Monroe PMO 'Dumps the Pump' With New Admin Vehicle
Maj. Heidi Kavanaugh, Fort Monroe Provost Marshal, proudly demonstrates the capabilities of her office’s new Neighborhood Electric Vehicle that was delivered last week. The four-seater uses about the same amount of power as a 75-watt light bulb. It can travel up to 35 miles on a full charge.

FORT MONROE, Va. (Army News Service, Feb. 6, 2007) - It may not be equipped for high-speed chases or hauling in bad guys, but the new Provost Marshal Office vehicle that arrived here in late January includes one key feature that's quite remarkable.

No matter how far it travels, it won't use a single drop of gas.

With seating for up to four people, a maximum speed of 25 mph and a range of 35 miles on a full charge, the Neighborhood Electric Vehicle - or NEV - is "pretty much perfect" for everyday administrative transportation requirements on post, according to Maj. Heidi Kavanaugh, Fort Monroe provost marshal.

The white, bubble-shaped buggy is completely street legal - meaning it's equipped with windshield wipers, rearview mirrors, headlights, taillights, seat belts, a parking brake and other features. The battery that makes the NEV go can be recharged from any standard 110-volt outlet.

"We're renting the vehicle from the Navy for about $180 a month," Kavanaugh explained. "We don't pay anything for maintenance, which is minimal from what I understand, and they'll replace it if anything does malfunction."

All of that is seriously good news to an organization that has been paying as much as $3,000 annually for the upkeep of each one of its gas-powered "mules" - those red, two-seat carts that are often seen darting around post. Rust is one of the biggest problems, Kavanaugh noted. They also require a lot of engine work.

"One of our mules died recently, so we were in the market for a replacement vehicle," she explained. "Several months back, Col. (Jason T.) Evans challenged the garrison directors to find new ways to support the environmental program. That was in the back of my mind when we (the PMO leadership) heard about the NEVs. So we decided to take a look to see if one of those would fit our purposes. Obviously, it did and here we are today."

What the NEV represents is as important as its ability to save energy and reduce harmful exhaust emissions, noted Peter Van Dyke from the Fort Monroe Environmental Office.

"It's a good example of what happens when you think a little bit outside the box," he continued. "PMO could have easily purchased another gas-consuming vehicle and carried on with business as usual. Instead, they took a little time to explore alternatives that were more environmentally friendly. And we all win because of the cost savings in the areas of maintenance and fuel consumption; and it sets a precedent for other organizations that may want to go the same route.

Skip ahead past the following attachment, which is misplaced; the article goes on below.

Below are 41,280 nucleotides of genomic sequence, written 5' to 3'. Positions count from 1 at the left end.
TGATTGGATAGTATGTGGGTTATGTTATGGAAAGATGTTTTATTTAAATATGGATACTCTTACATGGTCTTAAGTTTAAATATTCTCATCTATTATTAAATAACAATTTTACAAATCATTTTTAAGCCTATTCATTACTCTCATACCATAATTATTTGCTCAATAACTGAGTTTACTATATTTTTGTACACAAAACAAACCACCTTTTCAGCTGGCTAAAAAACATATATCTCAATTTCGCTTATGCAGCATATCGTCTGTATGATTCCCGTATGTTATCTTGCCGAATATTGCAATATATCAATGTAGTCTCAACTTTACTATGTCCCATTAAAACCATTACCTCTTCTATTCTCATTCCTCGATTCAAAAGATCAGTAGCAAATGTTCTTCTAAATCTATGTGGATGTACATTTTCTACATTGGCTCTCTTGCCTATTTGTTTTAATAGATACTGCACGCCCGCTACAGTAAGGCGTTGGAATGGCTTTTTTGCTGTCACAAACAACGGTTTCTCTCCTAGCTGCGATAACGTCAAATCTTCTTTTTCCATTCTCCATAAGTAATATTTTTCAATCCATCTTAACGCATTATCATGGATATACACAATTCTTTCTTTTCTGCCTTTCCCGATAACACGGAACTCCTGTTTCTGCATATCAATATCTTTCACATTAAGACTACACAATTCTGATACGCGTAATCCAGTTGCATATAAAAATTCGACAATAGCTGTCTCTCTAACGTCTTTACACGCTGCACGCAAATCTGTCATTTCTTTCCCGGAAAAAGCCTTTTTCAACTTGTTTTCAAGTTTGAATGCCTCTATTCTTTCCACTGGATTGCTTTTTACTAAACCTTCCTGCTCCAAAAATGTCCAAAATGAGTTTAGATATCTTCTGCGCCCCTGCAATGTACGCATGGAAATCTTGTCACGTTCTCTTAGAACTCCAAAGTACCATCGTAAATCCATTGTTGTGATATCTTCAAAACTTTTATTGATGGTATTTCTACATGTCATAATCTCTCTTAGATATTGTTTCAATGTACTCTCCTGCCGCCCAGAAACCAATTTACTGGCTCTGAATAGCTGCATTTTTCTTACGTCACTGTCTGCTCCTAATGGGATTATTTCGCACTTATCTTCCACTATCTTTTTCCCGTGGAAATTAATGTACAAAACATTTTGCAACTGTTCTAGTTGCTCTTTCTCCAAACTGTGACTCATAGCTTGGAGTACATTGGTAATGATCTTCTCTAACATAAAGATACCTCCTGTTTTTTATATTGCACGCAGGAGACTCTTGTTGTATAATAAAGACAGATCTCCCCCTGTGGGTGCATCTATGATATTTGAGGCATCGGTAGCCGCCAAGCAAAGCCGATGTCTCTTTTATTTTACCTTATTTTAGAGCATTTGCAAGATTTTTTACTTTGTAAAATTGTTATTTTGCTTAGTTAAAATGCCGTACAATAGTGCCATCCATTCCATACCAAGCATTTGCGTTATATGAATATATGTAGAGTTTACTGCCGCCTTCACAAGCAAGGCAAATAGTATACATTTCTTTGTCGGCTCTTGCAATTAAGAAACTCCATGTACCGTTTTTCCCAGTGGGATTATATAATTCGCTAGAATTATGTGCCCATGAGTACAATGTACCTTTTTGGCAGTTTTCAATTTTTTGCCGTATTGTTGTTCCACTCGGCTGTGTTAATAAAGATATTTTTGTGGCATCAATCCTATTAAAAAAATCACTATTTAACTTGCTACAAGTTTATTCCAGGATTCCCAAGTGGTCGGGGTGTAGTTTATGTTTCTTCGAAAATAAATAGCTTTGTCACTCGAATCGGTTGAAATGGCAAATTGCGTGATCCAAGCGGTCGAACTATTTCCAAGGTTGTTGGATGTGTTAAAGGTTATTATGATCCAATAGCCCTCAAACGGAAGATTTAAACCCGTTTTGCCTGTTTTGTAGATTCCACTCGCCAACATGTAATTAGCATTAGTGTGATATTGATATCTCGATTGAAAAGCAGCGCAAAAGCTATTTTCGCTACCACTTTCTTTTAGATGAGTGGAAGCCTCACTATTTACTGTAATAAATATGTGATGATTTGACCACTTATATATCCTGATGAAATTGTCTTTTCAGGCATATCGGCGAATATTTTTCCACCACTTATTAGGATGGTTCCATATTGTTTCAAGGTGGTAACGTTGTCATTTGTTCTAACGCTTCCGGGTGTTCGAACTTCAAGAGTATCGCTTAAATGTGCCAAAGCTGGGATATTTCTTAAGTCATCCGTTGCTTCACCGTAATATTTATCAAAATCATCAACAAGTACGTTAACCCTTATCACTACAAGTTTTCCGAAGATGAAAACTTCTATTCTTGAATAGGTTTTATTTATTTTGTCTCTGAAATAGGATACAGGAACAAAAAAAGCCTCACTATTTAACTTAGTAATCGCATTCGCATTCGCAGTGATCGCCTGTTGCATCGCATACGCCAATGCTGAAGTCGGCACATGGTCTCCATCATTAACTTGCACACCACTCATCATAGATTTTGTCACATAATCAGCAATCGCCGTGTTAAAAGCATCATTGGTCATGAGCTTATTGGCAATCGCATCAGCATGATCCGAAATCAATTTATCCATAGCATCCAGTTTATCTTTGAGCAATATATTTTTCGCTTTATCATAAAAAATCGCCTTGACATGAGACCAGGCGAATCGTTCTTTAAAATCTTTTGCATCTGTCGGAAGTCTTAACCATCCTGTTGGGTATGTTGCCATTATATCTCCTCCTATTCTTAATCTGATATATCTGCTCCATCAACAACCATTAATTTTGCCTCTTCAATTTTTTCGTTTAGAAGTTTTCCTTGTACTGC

"It's also great to see that organizations and tenants on post are being good environmental stewards without any arm twisting from the environmental division," Van Dyke said. "This is at the heart of what we've been trying to accomplish here with our education efforts and environmental management system."

Kavanaugh said she's excited about the community's response to the NEV - numerous employees have flagged her down and asked for a ride. And she said she would be "more than happy" to put other agencies on the installation in touch with the folks who provided the NEV.

"I think you're going to see at least a few more of these cars on post in the near future," she added. "Given the size of the installation and its limited parking, it really is a great solution. And it's another way to demonstrate our determination to save Army money and protect the environment at the same time."

While motorists may not see actual NEV's out on the open road anytime soon - they're too slow for most highways and many city ordinances limit their use to 35-mph-zones - the concept itself is certainly a sign of things to come. Following his State of the Union address last week, President Bush signed an executive order mandating that all federal agencies with more than 20 vehicles use "plug-in hybrid electric vehicles," or PHEVs, as soon as they become commercially available.

GM introduced the plug-in prototype Chevrolet Volt at the 2007 North American International Auto Show in Detroit earlier this month. Ford, in conjunction with the Energy Department, has spent about $100 million on its fleet of 11 PHEV prototypes, to include the Edge HySeries. More than 20 Dodge Sprinter PHEVs will be placed in the U.S. between now and early 2008 as part of a test fleet program, according to a DaimlerChrysler press release.

The cost of powering a PHEV is 2 to 4 cents a mile, compared with 8 to 20 cents per mile (depending on fuel efficiency) for a conventional gasoline-powered car, according to a recent Union Tribune news article found on the Internet. Plug-in prototypes typically go 20 to 30 miles on battery power alone, with zero emissions, the article also said.

Since the average American commutes less than 30 miles per day, many PHEV owners would rarely have to use gas, except to go on trips. It's also estimated that a typical PHEV sedan would get 100 miles or more per gallon of gas, on average, when longer trips are factored in.

(Patrick Buffett writes for the Fort Monroe "Casemate.)

Page last updated Tue February 6th, 2007 at 12:22